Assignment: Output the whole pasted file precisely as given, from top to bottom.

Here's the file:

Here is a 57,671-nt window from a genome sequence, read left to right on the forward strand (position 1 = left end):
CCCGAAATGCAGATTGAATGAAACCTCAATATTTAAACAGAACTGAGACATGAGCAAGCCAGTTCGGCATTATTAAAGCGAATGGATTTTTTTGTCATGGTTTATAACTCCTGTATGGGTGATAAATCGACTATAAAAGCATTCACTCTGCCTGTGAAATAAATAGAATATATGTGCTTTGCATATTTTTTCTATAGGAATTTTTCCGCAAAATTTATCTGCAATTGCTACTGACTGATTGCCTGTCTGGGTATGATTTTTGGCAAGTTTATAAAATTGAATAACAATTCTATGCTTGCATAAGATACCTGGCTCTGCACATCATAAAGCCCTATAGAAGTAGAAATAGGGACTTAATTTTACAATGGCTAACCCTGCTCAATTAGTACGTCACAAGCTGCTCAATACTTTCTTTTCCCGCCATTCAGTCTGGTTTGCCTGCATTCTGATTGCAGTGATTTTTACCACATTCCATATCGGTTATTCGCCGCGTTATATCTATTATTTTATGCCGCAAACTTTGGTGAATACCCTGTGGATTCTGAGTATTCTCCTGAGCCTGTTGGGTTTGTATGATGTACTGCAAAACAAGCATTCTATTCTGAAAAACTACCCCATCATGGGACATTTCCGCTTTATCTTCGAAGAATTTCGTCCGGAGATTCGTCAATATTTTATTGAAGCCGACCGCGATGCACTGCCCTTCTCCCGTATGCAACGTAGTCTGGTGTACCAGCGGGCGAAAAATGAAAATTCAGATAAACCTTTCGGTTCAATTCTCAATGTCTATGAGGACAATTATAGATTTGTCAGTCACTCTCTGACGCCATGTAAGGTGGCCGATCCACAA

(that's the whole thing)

Here is a 57,671-nt window from a genome sequence, read left to right on the forward strand (position 1 = left end):
CCCGAAATGCAGATTGAATGAAACCTCAATATTTAAACAGAACTGAGACATGAGCAAGCCAGTTCGGCATTATTAAAGCGAATGGATTTTTTTGTCATGGTTTATAACTCCTGTATGGGTGATAAATCGACTATAAAAGCATTCACTCTGCCTGTGAAATAAATAGAATATATGTGCTTTGCATATTTTTTCTATAGGAATTTTTCCGCAAAATTTATCTGCAATTGCTACTGACTGATTGCCTGTCTGGGTATGATTTTTGGCAAGTTTATAAAATTGAATAACAATTCTATGCTTGCATAAGATACCTGGCTCTGCACATCATAAAGCCCTATAGAAGTAGAAATAGGGACTTAATTTTACAATGGCTAACCCTGCTCAATTAGTACGTCACAAGCTGCTCAATACTTTCTTTTCCCGCCATTCAGTCTGGTTTGCCTGCATTCTGATTGCAGTGATTTTTACCACATTCCATATCGGTTATTCGCCGCGTTATATCTATTATTTTATGCCGCAAACTTTGGTGAATACCCTGTGGATTCTGAGTATTCTCCTGAGCCTGTTGGGTTTGTATGATGTACTGCAAAACAAGCATTCTATTCTGAAAAACTACCCCATCATGGGACATTTCCGCTTTATCTTCGAAGAATTTCGTCCGGAGATTCGTCAATATTTTATTGAAGCCGACCGCGATGCACTGCCCTTCTCCCGTATGCAACGTAGTCTGGTGTACCAGCGGGCGAAAAATGAAAATTCAGATAAACCTTTCGGTTCAATTCTCAATGTCTATGAGGACAATTATAGATTTGTCAGTCACTCTCTGACGCCATGTAAGGTGGCCGATCCACAA